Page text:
Honey as a processing method sits in between washed and natural, and generally involves some measure of skin with some pulp removal before an optional fermentation stage and drying.
Depending on the coffee and who you ask, this can bring sweetness, fruitiness or soften acidity. Costa Rica is arguably the specialist in this, having a whole host of honeys available.
The amount of mucilage left on is often the first step in deciding what level of honey process is given. These are commonly denoted by colour moving from White (almost washed) to Black (almost Natural).
The least intrusive of the honey processes. Most (in some cases up to 95%) of the mucilage is removed before beans are dried. Pulping can be done wet, and sometimes the beans will be washed to reduce mucilage.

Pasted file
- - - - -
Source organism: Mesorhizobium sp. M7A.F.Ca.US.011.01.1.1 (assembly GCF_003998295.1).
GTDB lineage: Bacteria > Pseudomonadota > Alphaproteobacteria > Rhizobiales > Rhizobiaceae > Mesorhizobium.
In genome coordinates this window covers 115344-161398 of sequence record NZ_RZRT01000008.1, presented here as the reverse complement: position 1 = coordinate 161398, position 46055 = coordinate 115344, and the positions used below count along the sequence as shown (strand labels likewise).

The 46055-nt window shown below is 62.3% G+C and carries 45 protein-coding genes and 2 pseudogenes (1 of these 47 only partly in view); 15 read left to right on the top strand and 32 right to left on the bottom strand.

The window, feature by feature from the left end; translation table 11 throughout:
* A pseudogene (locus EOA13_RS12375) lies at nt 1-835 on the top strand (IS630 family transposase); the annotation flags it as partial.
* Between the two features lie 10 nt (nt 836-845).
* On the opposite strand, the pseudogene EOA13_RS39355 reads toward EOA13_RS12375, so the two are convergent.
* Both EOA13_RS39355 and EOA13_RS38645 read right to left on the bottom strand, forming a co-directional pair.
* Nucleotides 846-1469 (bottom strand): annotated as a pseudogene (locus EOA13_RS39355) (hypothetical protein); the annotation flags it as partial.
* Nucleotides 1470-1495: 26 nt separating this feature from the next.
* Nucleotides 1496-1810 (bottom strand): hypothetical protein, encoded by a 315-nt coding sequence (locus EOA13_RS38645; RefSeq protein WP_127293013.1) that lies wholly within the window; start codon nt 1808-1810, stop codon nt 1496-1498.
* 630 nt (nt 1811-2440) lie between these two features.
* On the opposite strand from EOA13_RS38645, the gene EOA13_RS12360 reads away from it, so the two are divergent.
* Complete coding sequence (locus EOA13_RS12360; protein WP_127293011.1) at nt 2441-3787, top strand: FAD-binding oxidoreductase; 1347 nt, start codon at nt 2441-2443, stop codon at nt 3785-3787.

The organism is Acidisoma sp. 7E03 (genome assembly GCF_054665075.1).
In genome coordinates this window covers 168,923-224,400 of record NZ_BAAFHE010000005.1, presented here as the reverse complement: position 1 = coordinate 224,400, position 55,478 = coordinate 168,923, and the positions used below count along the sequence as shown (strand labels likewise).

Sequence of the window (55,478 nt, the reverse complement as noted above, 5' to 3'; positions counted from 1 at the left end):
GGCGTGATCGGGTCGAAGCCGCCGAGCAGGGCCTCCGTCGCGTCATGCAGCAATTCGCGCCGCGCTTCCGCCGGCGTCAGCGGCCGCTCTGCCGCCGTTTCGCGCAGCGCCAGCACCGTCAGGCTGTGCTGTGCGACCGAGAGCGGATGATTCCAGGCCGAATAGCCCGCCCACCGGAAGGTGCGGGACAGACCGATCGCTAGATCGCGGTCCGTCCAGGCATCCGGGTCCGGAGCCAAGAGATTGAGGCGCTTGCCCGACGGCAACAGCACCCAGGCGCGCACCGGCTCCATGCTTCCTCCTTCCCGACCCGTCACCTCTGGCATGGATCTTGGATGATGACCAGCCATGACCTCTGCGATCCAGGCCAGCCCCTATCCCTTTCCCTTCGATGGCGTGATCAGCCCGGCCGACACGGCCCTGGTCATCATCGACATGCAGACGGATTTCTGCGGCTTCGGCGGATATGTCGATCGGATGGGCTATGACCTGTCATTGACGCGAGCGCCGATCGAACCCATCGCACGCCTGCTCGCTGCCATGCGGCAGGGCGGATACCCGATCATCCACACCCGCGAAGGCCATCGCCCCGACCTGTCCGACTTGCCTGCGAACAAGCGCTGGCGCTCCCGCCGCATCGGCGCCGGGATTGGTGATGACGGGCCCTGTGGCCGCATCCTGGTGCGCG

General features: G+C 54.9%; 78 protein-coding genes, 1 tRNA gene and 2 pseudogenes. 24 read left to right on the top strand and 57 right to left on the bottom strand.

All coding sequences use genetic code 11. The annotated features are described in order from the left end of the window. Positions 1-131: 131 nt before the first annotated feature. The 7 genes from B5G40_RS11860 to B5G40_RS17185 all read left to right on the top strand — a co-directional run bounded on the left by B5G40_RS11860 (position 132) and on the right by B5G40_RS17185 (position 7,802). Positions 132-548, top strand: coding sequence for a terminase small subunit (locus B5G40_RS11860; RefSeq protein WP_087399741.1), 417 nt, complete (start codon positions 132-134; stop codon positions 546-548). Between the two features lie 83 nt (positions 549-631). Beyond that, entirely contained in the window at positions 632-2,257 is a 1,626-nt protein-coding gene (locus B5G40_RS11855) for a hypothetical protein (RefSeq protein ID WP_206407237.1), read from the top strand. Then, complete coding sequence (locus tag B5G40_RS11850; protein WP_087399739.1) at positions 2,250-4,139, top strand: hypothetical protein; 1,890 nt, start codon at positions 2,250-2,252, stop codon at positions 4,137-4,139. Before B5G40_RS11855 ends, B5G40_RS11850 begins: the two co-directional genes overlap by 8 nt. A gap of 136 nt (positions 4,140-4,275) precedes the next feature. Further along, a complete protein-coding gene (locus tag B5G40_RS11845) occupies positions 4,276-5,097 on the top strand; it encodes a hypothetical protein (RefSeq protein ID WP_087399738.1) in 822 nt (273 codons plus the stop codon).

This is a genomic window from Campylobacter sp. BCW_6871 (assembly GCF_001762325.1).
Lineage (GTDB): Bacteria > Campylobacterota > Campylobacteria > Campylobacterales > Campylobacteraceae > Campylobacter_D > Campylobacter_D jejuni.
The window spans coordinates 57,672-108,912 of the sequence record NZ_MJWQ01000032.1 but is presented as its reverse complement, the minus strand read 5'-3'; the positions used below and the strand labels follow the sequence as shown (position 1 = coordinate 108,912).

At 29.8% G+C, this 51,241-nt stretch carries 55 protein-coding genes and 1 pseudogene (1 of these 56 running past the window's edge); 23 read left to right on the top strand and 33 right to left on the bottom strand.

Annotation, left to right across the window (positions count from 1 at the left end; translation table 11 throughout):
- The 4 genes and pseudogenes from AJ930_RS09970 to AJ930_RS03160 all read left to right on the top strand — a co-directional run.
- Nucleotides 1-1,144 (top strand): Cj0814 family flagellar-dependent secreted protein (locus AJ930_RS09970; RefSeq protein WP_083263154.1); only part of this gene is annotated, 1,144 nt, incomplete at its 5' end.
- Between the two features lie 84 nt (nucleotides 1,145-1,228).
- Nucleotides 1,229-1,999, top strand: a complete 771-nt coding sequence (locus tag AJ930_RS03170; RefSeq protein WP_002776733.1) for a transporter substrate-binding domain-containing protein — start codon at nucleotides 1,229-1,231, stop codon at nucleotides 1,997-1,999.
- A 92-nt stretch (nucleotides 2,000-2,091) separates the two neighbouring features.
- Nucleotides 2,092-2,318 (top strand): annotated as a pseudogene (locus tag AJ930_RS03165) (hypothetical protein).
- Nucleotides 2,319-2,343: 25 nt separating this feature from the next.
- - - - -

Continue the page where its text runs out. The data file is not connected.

Leaving more mucilage on, yellow honey will start to have a more noticeable effect. Acidity tends to be a bit more muted, and fruitiness if any is light.
Here we start to get more fruitiness. Beans are more likely to be pulped without water, and drying may be done under shade. The colour of the mucilage will start to change and take on a reddish hue as it dries.
This is similar to a red honey but with more pulp on the bean. In some cases, 95% of the flesh is left on, it’s just the skin that is removed. Fermentation may occur, and a longer drying time often follows. As the flesh dries under the sun, the mucilage blackens until it dries.
This involves a fermentation step in addition to the methodology above. Once pulped, coffee is sealed in a tank without fresh oxygen and a fermentation step occurs before drying on raised beds afterwards.
As in any processing methodology, many nuances and variations exist. Honeys are a great starting place to understand how these can impact final cup profile if you get the chance.